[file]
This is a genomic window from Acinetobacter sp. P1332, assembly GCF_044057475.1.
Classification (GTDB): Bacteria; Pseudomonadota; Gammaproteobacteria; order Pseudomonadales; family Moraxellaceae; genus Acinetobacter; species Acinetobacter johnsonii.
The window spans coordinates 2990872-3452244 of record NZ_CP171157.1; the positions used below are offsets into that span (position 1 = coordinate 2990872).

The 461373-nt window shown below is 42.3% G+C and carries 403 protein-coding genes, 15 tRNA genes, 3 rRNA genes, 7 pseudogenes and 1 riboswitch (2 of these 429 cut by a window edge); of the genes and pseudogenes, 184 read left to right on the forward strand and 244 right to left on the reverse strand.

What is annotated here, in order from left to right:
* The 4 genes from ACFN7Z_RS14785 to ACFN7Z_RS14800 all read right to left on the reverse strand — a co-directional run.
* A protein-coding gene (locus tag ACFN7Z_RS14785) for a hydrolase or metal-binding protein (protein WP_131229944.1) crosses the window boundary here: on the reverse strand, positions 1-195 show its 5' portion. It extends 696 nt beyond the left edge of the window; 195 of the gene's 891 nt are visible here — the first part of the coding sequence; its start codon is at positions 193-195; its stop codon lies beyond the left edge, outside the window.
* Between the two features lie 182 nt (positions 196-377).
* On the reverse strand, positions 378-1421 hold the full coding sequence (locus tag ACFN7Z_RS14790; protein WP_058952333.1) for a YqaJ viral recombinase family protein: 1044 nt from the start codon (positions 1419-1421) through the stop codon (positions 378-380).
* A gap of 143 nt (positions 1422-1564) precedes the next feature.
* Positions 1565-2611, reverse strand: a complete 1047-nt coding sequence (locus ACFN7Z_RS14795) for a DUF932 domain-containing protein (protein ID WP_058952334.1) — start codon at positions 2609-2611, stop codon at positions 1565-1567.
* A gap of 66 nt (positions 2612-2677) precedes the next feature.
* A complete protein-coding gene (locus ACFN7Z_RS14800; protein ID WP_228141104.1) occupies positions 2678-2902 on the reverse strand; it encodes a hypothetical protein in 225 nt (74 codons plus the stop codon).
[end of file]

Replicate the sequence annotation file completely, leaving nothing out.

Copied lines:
This is a genomic window from Acinetobacter sp. P1332, assembly GCF_044057475.1.
Classification (GTDB): Bacteria; Pseudomonadota; Gammaproteobacteria; order Pseudomonadales; family Moraxellaceae; genus Acinetobacter; species Acinetobacter johnsonii.
The window spans coordinates 2990872-3452244 of record NZ_CP171157.1; the positions used below are offsets into that span (position 1 = coordinate 2990872).

The 461373-nt window shown below is 42.3% G+C and carries 403 protein-coding genes, 15 tRNA genes, 3 rRNA genes, 7 pseudogenes and 1 riboswitch (2 of these 429 cut by a window edge); of the genes and pseudogenes, 184 read left to right on the forward strand and 244 right to left on the reverse strand.

What is annotated here, in order from left to right:
* The 4 genes from ACFN7Z_RS14785 to ACFN7Z_RS14800 all read right to left on the reverse strand — a co-directional run.
* A protein-coding gene (locus tag ACFN7Z_RS14785) for a hydrolase or metal-binding protein (protein WP_131229944.1) crosses the window boundary here: on the reverse strand, positions 1-195 show its 5' portion. It extends 696 nt beyond the left edge of the window; 195 of the gene's 891 nt are visible here — the first part of the coding sequence; its start codon is at positions 193-195; its stop codon lies beyond the left edge, outside the window.
* Between the two features lie 182 nt (positions 196-377).
* On the reverse strand, positions 378-1421 hold the full coding sequence (locus tag ACFN7Z_RS14790; protein WP_058952333.1) for a YqaJ viral recombinase family protein: 1044 nt from the start codon (positions 1419-1421) through the stop codon (positions 378-380).
* A gap of 143 nt (positions 1422-1564) precedes the next feature.
* Positions 1565-2611, reverse strand: a complete 1047-nt coding sequence (locus ACFN7Z_RS14795) for a DUF932 domain-containing protein (protein ID WP_058952334.1) — start codon at positions 2609-2611, stop codon at positions 1565-1567.
* A gap of 66 nt (positions 2612-2677) precedes the next feature.
* A complete protein-coding gene (locus ACFN7Z_RS14800; protein ID WP_228141104.1) occupies positions 2678-2902 on the reverse strand; it encodes a hypothetical protein in 225 nt (74 codons plus the stop codon).